Findings of a new report into the Oso landslide in Washington State, US has said that the incident highlights the importance of assessing and managing risk from natural slopes
The landslide, which killed 43 people, has been described as the US’s deadliest landslide disaster in the document published by the US-based Geotechnical Extreme Events Reconnaissance (GEER).
The landslide destroyed sections of Highway 530 and more than 50 homes and Washington Officials have estimated that the capital losses associated with the landslide are at least US$50M.
According to the GEER report, the landslide occurred in glacial sediments featuring interbedded layers of clay, silt, sand, gravel, cobbles and boulders. Investigations have shown that these deposits are susceptible to landslides, especially when they form steep slopes or have abundant groundwater.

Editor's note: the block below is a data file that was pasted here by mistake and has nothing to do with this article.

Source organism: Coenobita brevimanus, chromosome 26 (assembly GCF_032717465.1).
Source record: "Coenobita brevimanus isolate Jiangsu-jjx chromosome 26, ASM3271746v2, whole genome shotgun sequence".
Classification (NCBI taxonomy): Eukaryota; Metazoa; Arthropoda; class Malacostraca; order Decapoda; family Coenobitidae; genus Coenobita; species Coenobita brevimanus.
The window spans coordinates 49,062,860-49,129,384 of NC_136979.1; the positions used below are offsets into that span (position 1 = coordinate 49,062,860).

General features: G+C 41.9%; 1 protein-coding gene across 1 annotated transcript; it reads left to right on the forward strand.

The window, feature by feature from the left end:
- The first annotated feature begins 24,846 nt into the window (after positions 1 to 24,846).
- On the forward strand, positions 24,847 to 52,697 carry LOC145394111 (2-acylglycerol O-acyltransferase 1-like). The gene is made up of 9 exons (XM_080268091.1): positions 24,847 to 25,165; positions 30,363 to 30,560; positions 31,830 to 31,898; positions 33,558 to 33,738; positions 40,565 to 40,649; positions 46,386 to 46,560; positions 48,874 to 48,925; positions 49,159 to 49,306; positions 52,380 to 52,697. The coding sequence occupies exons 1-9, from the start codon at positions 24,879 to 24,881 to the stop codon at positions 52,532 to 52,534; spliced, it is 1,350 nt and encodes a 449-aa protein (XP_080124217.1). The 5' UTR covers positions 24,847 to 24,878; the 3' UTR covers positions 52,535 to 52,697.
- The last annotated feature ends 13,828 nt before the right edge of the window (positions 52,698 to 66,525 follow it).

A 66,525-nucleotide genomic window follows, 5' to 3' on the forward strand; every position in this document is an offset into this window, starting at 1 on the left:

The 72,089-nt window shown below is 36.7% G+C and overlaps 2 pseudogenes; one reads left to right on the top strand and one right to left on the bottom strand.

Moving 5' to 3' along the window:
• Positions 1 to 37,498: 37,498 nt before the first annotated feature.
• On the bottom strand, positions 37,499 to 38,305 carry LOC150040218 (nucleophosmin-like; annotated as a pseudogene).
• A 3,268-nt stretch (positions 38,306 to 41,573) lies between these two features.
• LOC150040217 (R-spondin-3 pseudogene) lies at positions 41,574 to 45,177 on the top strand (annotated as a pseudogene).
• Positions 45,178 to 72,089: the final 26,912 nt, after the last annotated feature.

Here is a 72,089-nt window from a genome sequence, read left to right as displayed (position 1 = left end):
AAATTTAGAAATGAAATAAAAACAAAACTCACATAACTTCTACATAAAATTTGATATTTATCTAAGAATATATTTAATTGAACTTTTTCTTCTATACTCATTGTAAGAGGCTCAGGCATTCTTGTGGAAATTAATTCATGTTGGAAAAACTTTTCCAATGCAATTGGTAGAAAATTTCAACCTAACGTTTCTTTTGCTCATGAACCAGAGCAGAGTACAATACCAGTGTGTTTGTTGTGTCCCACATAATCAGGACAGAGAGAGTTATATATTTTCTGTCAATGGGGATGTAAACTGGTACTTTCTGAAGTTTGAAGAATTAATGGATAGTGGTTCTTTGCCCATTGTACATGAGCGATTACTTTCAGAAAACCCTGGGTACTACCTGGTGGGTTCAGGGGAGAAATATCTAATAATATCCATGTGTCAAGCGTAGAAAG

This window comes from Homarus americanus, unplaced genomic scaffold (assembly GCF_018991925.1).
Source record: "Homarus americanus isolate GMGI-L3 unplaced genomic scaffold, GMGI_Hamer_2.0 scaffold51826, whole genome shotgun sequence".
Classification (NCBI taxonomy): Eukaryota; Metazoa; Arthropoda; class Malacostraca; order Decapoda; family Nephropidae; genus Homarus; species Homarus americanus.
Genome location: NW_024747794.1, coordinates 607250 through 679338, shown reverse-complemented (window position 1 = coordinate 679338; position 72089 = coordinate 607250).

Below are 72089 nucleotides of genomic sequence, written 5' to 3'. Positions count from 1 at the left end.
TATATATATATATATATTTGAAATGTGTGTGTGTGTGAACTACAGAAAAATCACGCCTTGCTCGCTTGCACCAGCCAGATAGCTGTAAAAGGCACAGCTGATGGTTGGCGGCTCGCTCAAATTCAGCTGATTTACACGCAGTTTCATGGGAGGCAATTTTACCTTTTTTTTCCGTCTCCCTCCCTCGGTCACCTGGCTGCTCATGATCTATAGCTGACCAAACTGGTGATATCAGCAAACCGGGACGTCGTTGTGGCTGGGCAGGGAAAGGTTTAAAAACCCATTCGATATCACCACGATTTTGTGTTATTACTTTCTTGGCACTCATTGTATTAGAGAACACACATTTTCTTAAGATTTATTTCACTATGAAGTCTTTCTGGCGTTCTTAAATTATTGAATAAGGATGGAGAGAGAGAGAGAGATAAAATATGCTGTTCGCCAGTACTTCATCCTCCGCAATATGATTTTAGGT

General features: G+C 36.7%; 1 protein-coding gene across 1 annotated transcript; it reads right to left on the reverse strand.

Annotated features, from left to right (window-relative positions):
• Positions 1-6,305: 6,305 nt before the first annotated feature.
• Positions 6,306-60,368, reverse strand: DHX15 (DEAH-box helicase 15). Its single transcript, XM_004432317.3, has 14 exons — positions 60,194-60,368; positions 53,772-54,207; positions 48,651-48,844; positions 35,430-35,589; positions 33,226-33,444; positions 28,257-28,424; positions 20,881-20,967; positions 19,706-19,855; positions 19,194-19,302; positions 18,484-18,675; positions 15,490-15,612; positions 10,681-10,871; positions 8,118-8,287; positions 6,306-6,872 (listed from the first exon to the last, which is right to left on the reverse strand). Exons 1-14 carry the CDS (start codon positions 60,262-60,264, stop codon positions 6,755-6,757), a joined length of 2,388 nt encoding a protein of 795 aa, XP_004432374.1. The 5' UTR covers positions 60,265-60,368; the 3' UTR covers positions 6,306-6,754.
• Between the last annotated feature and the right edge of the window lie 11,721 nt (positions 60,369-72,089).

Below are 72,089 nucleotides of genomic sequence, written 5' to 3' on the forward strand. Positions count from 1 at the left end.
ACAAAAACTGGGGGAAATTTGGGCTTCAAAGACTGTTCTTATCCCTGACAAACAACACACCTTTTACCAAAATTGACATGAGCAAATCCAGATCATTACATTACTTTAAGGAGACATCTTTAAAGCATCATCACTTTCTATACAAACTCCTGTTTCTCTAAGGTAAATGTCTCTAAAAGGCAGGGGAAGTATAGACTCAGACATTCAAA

Heavy rainfall in the three weeks before the Oso landslide is believed to have been the trigger.
Geer’s site investigation of the local geomorphology revealed a number of historic landslides in area around the Oso site over the last 6,000 years. Historical data shows that the ground above Oso had suffered stability issues since before 1950 with the most recent incident recorded in 2006.
GEER has said that hazard mapping was carried out and the risk of landslides had been identified at Oso but the impact of an event focused on the effects on the river rather than on local residents and infrastructure.
The report added that there are no national or state guidelines in the US concerning levels of risk due to natural landslides that warrant action. It its recommendations, GEER has suggested that risks to people and property should be better assessed and communicated, monitoring and warning systems should be considered where there is a high risk and regular re-assessment must be carried out.